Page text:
I strongly suggest that no beekeeper make management decisions based upon spore counts obtained from only a few dozen bees. The most reliable and comparable spore counts are likely those obtained from large samples of bees collected (vacuumed) from the entrances of many colonies at mid day, and processed as a batch, in order to determine an overall average spore count for the foragers. Do not include “crawlers” in the count, as they will skew your numbers sky high! Samples taken from inside the bee nets each time you move would be a good idea.
I’ve been trying to get DNA confirmation of a pure N. apis spore sample so that I could compare it visually with my confirmed N. ceranae samples. Thanks to collaborators Ruary Rudd, who sent me a sample of apis from Ireland, and Dr. Robert Cramer of Montana State University, who has been helping me greatly with my nosema research, and who has generously performed PCR DNA analysis for me, I can now show you the two species of nosema side by side (I placed a droplet of each on a slide, and photographed where they met).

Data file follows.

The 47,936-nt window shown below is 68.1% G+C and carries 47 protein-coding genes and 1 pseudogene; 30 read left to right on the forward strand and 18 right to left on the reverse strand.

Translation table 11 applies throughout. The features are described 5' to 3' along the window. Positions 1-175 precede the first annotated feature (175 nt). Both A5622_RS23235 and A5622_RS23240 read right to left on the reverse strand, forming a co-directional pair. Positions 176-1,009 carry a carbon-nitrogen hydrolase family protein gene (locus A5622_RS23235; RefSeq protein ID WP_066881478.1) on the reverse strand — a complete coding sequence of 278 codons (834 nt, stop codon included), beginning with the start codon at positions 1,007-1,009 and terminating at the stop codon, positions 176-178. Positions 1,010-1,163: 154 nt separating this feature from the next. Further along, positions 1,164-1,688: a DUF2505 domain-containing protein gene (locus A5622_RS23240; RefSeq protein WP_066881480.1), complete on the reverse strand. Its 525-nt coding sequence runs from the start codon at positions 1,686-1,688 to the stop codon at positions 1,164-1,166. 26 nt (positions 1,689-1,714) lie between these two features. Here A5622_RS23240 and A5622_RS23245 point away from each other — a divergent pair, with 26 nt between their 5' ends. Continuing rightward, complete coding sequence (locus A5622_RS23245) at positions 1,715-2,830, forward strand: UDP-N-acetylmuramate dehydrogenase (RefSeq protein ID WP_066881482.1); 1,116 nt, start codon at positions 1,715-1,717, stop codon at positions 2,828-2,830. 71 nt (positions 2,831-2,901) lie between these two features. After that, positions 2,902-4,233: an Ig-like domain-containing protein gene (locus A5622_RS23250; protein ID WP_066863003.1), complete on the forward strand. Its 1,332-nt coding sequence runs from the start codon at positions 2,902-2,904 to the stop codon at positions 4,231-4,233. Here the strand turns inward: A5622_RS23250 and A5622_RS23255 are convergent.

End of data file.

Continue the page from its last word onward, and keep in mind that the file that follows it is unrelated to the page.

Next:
As you can see, they are hard to tell apart unless you’ve looked at an awful lot of nosema spores. N. apis spores are a smidgen longer, more oval, and noticeably “fatter,” with curved sides. N. ceranae spores are generally a tad shorter than apis, and more “slender. They are more the shape of Good n Plenty candy, with nearly parallel sides. Ceranae can be much more variable in shape and size than apis–they can be banana or wedge shape, and sometimes stretched long (but the same width).
These descriptions are for general information, not for diagnosis! They are also subject to revision as I obtain more information.
Nosema apis and ceranae spores side by side. Note that apis is slightly longer, and “fatter.” The apis spores are courtesy of Ruary Rudd from Ireland, ceranae from my California test yard. PCR confirmation courtesy of Dr. Robert Cramer, Montana State University. Photo by the author, enlarged from 400x.
Another view, enlarged only slightly from 400x.